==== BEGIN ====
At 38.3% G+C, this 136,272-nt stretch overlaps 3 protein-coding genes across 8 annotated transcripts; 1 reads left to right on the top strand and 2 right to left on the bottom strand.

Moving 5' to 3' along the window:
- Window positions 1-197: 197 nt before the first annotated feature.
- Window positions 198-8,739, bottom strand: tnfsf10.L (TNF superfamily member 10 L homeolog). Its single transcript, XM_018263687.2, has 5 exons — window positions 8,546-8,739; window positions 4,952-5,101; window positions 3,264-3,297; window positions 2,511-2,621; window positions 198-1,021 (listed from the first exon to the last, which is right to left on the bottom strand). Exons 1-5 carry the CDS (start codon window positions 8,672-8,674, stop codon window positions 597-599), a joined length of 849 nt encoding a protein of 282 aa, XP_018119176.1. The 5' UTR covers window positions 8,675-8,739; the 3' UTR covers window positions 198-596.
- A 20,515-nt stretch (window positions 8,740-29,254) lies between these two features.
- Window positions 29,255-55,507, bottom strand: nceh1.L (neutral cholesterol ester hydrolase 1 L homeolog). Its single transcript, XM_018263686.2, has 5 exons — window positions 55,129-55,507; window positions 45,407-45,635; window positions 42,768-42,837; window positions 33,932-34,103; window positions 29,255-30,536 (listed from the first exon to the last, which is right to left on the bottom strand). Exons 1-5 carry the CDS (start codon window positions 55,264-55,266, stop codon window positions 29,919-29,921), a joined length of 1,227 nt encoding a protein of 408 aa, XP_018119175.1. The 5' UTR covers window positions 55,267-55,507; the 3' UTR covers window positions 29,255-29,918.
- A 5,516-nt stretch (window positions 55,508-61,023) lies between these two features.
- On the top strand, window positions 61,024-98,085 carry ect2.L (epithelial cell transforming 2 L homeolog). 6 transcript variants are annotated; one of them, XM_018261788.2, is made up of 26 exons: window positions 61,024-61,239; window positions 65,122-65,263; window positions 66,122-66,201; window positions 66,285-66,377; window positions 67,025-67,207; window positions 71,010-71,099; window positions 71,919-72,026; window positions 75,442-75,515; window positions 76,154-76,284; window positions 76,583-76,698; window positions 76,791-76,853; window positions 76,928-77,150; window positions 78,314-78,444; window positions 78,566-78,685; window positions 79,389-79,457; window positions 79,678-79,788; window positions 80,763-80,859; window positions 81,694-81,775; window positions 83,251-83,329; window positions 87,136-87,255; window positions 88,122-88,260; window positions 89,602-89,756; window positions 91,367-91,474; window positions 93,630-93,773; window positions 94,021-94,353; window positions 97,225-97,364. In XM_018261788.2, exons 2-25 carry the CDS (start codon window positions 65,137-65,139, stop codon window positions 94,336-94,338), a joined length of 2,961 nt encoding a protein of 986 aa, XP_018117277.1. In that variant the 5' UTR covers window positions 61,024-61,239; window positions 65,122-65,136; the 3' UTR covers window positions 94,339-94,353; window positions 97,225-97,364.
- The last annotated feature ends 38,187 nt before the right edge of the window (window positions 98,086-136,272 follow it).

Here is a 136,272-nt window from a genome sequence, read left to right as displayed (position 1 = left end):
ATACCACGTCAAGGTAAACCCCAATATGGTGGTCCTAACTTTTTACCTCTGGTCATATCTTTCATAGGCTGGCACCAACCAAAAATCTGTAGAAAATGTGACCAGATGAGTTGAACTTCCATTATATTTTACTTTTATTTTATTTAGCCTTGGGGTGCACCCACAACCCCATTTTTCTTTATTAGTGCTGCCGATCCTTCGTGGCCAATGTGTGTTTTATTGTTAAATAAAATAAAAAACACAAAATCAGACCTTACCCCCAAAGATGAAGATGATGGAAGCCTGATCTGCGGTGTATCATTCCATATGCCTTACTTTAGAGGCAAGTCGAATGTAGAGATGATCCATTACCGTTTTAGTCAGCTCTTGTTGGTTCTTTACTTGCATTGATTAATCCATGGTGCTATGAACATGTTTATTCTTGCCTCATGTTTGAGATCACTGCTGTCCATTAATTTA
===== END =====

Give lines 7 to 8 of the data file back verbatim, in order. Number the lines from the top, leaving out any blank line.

- A 5,516-nt stretch (window positions 55,508-61,023) lies between these two features.
- On the top strand, window positions 61,024-98,085 carry ect2.L (epithelial cell transforming 2 L homeolog). 6 transcript variants are annotated; one of them, XM_018261788.2, is made up of 26 exons: window positions 61,024-61,239; window positions 65,122-65,263; window positions 66,122-66,201; window positions 66,285-66,377; window positions 67,025-67,207; window positions 71,010-71,099; window positions 71,919-72,026; window positions 75,442-75,515; window positions 76,154-76,284; window positions 76,583-76,698; window positions 76,791-76,853; window positions 76,928-77,150; window positions 78,314-78,444; window positions 78,566-78,685; window positions 79,389-79,457; window positions 79,678-79,788; window positions 80,763-80,859; window positions 81,694-81,775; window positions 83,251-83,329; window positions 87,136-87,255; window positions 88,122-88,260; window positions 89,602-89,756; window positions 91,367-91,474; window positions 93,630-93,773; window positions 94,021-94,353; window positions 97,225-97,364. In XM_018261788.2, exons 2-25 carry the CDS (start codon window positions 65,137-65,139, stop codon window positions 94,336-94,338), a joined length of 2,961 nt encoding a protein of 986 aa, XP_018117277.1. In that variant the 5' UTR covers window positions 61,024-61,239; window positions 65,122-65,136; the 3' UTR covers window positions 94,339-94,353; window positions 97,225-97,364.